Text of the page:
This shouldn’t come as too much of a surprise, but it’s looking like newspaper advertising sales are dropping, and dropping hard.  The fact is that more and more people are turning their advertising online.

The reason for this is because more people are using the web now for almost everything – if you consider it, it makes sense.  If you want to check to see when a movie’s playing, you go online.  If you want to find directions to a new address, you go online.  If you want to find the best place to buy a new set of speakers, you go online.  If you want to check your bank account, you go online.

More and more people are starting to turn towards doing everything online – it makes sense, since you can do a large variety of things in one place.  Since this is where things are going, more companies are starting to turn their marketing budgets to the online world to connect more with people.

It makes me excited to see, mainly since I feel like I have an inside scoop on what’s going on for marketing online (since I spend every day working with it).  I do think it’s going to mean more and more businesses will be turning to put their focus online.  The drop in advertising sales for newspapers means it’s a sign of the times changing, and it’ll be interesting to see where things progress from here.

At a start, Google AdWords looks like an advertising dream.  You put in your keywords, choose what you’re willing to pay per click, and then let the traffic come flooding in.  In reality, most people don’t know what they’re getting into; often not until it’s too late, and a lot of money has been spent.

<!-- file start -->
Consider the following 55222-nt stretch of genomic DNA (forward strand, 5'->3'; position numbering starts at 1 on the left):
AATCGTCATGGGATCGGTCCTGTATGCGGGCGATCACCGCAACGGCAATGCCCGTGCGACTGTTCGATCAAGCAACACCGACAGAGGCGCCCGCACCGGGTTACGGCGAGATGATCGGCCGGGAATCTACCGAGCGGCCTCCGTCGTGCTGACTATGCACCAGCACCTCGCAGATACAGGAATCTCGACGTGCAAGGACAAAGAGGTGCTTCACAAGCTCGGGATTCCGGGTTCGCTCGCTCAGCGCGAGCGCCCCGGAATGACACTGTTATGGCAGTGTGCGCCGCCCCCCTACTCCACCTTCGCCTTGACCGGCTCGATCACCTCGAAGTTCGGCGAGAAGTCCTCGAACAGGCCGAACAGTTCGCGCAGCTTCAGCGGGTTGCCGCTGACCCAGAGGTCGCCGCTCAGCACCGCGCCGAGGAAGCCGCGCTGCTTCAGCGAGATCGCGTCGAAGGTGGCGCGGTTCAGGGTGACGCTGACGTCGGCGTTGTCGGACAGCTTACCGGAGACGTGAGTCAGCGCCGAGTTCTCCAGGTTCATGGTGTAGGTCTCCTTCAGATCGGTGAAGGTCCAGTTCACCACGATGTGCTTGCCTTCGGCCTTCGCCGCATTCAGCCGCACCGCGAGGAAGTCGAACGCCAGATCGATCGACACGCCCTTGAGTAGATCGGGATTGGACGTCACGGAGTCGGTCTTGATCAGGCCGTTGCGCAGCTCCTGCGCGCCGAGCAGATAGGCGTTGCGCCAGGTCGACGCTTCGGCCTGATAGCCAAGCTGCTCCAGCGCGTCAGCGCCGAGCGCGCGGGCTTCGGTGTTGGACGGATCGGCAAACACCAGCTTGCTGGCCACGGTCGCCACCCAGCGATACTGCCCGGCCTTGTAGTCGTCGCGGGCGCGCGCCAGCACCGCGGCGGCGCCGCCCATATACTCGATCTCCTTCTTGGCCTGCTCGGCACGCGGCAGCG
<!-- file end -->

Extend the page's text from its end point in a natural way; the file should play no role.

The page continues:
One of most basic elements of AdWords that you need to be aware of is the different keyword matching options.  To begin, you need to make sure you have your ad groups broken into separate categories (so you can have targeted ads and keywords), but that’s a different topic.  For each ad group, you’ll want to have your keyword matching options carefully selected.

There are four different keywords matching options in Google AdWords: broad match, phrase match, exact match, and negative match.  They can all be used together, but don’t need to all be used.

The broad match is what the “default” option is.  If you enter a basic keyword or keyword phrase, it’s shown in your list as a broad match.  This means any match to any of the words in your keyword phrase will cue that keyword.  Your ad will show.  The search phrase can have the same words in a different order, the same order, or in some cases, even contain completely different words (based on what Google thinks the words are related to).  So if you’ve put in the phrase “buy dog food” (with no quotes), the search phrases “buy dog food”, “dog food buy”, “buy Alpo dog food”, and “where to buy dog food” will all trigger this keyword.

The phrase match is entered by using quotes.  So you put your keywords in with quotes around them, this is known as a phrase match.  It will only be triggered by searches that have that exact phrase in the search, uninterrupted.  If there’s an extra word in the middle, it won’t be cued.  So “buy dog food” will be triggered for the phrases “buy dog food” and “where to buy dog food”, but not “dog food buy” and “buy Alpo dog food”.